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Stress Management Health Center

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The Healing Power of Touch

For Emotional Healing: Body Psychotherapy continued...

Body psychotherapy can even help with something as basic as poor posture. For example, if a woman is depressed from the breakup of her marriage, she may not have enough energy to even sit up straight — and that in itself can put stress on the body and contribute to her depression, says Nicole Dockter, a San Diego bioenergetic therapist. Through bioenergetics, she can unblock tension and learn a new way of sitting, walking, and carrying herself to feel more centered and secure, which may also help her begin to heal emotionally.

To find a body psychotherapy practitioner, log on to the United States Association for Body Psychotherapy Website at Ask for an initial meeting to talk through the practitioner’s approach and make sure you’re comfortable and feel a rapport. A session can range from $85 to $250; insurance may cover part of the cost if your practitioner is licensed. If you’re already seeing a psychologist or other talk therapist, be sure to discuss your plans to add body psychotherapy to your care.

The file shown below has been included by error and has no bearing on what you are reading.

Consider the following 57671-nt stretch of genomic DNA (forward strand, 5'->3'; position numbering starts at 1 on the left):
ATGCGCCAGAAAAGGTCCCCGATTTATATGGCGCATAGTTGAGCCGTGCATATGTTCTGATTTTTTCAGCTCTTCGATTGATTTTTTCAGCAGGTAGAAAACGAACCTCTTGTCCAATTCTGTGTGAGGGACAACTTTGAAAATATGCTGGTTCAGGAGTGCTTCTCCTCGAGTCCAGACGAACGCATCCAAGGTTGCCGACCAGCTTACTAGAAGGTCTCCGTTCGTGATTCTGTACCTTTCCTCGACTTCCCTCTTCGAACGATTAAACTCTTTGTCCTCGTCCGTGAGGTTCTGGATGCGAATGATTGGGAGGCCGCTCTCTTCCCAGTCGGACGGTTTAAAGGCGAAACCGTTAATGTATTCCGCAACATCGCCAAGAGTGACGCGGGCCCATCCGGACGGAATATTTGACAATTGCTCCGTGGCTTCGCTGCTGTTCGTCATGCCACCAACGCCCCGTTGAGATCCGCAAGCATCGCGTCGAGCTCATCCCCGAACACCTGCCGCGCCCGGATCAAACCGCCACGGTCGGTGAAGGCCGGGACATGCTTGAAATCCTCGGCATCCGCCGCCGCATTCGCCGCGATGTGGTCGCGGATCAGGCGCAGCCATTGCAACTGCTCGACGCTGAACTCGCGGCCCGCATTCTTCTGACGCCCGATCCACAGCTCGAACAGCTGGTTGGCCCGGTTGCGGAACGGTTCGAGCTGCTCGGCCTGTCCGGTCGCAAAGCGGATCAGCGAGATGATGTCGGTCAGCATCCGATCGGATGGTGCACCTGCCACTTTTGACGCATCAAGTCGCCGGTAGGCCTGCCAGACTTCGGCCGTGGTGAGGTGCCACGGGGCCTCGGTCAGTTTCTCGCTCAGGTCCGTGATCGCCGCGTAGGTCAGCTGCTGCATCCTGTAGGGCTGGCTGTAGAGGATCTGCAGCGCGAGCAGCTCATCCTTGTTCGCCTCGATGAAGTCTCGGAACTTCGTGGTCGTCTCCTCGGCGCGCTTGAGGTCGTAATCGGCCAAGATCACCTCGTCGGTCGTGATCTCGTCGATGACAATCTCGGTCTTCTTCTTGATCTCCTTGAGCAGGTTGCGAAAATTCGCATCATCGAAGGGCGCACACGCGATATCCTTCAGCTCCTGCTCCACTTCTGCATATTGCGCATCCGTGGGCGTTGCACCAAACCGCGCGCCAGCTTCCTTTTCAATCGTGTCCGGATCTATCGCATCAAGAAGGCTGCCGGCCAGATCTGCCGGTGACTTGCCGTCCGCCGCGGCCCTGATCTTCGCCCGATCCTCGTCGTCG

For Easing Your Pain: Physical Therapy

What it is: After an injury or illness, physical therapy (PT) can help you learn better ways to stand, walk, and move. Sessions may include loosening specific joints, working the soft tissue around joints, and offering guidance about proper movement patterns.

Why try it? Physical therapy treats and prevents a wide variety of conditions, including lower-back pain and problems resulting from accidents, surgery, or sports in-juries. One recent study found that those who did PT following breast cancer surgery had significantly less pain, improved shoulder function, and better quality of life than those who only received a leaflet with exercises to do at home. You could also see a physical therapist if you haven’t exercised regularly — or not for a long time — and are considering a fitness program and want to ward off injuries.

A physical therapist plays detective to figure out what about your body or movement pattern is causing the pain. Let’s say your shoulder aches after a car accident. Your physical therapist will consider what happened during the accident, but will also look at your joint mobility, posture, body strength, flexibility, and soft tissue tone and texture to develop the right plan for you. Six months after her daughter was born, 37-year-old marathon-runner Sarah Lee of Arlington, VA, started to feel pain in her hip, which then migrated to her shoulder. “I thought, I’m too young for this to become a chronic problem — this has got to stop,” recalls Lee. So Lee went to see Jennifer Gamboa, a doctor of physical therapy in Arlington. Gamboa determined that Lee’s ribs expanded when she was pregnant and hadn’t returned to their normal position after the baby was born, which contributed to pain elsewhere. So Gamboa gradually worked the ribs back into place by stretching the tissue between them as well as the area where they connect to the spine; this technique helped improve the ribs’ mobility so that they could fully descend during exhalation.

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